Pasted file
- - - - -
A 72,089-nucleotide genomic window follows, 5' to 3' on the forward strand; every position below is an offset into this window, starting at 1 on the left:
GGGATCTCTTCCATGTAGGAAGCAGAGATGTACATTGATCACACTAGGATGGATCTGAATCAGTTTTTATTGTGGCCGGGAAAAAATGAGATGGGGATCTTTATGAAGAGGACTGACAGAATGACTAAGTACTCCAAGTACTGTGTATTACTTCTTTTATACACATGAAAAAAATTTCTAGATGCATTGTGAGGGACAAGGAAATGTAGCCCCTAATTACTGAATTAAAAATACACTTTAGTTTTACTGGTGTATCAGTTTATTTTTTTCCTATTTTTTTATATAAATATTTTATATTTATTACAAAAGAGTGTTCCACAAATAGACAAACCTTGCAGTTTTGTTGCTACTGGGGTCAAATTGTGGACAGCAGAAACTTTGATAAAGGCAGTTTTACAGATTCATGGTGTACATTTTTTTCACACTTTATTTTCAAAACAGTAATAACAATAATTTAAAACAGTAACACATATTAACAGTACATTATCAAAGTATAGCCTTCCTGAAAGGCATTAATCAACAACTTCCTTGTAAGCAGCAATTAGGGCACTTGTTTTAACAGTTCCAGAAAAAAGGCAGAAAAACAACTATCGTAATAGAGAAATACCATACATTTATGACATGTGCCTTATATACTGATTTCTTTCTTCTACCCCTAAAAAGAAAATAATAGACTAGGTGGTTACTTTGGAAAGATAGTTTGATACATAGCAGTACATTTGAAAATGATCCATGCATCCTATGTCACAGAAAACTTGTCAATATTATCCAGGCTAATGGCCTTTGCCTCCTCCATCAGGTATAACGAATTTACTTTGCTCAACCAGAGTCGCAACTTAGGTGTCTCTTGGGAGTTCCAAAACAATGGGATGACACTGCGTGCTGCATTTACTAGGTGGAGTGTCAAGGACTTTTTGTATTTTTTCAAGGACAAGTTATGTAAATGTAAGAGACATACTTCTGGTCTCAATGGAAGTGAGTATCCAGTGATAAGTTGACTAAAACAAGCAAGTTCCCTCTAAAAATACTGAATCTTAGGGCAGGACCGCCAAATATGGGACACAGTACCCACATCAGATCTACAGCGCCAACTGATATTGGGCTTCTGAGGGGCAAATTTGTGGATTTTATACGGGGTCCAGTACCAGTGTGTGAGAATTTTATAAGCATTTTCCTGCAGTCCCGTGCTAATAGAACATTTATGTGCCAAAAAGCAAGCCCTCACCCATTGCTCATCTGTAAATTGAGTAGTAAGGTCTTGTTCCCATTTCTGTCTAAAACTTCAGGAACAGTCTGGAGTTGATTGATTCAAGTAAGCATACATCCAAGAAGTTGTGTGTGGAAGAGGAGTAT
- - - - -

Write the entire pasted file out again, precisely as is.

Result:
A 72,089-nucleotide genomic window follows, 5' to 3' on the forward strand; every position below is an offset into this window, starting at 1 on the left:
GGGATCTCTTCCATGTAGGAAGCAGAGATGTACATTGATCACACTAGGATGGATCTGAATCAGTTTTTATTGTGGCCGGGAAAAAATGAGATGGGGATCTTTATGAAGAGGACTGACAGAATGACTAAGTACTCCAAGTACTGTGTATTACTTCTTTTATACACATGAAAAAAATTTCTAGATGCATTGTGAGGGACAAGGAAATGTAGCCCCTAATTACTGAATTAAAAATACACTTTAGTTTTACTGGTGTATCAGTTTATTTTTTTCCTATTTTTTTATATAAATATTTTATATTTATTACAAAAGAGTGTTCCACAAATAGACAAACCTTGCAGTTTTGTTGCTACTGGGGTCAAATTGTGGACAGCAGAAACTTTGATAAAGGCAGTTTTACAGATTCATGGTGTACATTTTTTTCACACTTTATTTTCAAAACAGTAATAACAATAATTTAAAACAGTAACACATATTAACAGTACATTATCAAAGTATAGCCTTCCTGAAAGGCATTAATCAACAACTTCCTTGTAAGCAGCAATTAGGGCACTTGTTTTAACAGTTCCAGAAAAAAGGCAGAAAAACAACTATCGTAATAGAGAAATACCATACATTTATGACATGTGCCTTATATACTGATTTCTTTCTTCTACCCCTAAAAAGAAAATAATAGACTAGGTGGTTACTTTGGAAAGATAGTTTGATACATAGCAGTACATTTGAAAATGATCCATGCATCCTATGTCACAGAAAACTTGTCAATATTATCCAGGCTAATGGCCTTTGCCTCCTCCATCAGGTATAACGAATTTACTTTGCTCAACCAGAGTCGCAACTTAGGTGTCTCTTGGGAGTTCCAAAACAATGGGATGACACTGCGTGCTGCATTTACTAGGTGGAGTGTCAAGGACTTTTTGTATTTTTTCAAGGACAAGTTATGTAAATGTAAGAGACATACTTCTGGTCTCAATGGAAGTGAGTATCCAGTGATAAGTTGACTAAAACAAGCAAGTTCCCTCTAAAAATACTGAATCTTAGGGCAGGACCGCCAAATATGGGACACAGTACCCACATCAGATCTACAGCGCCAACTGATATTGGGCTTCTGAGGGGCAAATTTGTGGATTTTATACGGGGTCCAGTACCAGTGTGTGAGAATTTTATAAGCATTTTCCTGCAGTCCCGTGCTAATAGAACATTTATGTGCCAAAAAGCAAGCCCTCACCCATTGCTCATCTGTAAATTGAGTAGTAAGGTCTTGTTCCCATTTCTGTCTAAAACTTCAGGAACAGTCTGGAGTTGATTGATTCAAGTAAGCATACATCCAAGAAGTTGTGTGTGGAAGAGGAGTAT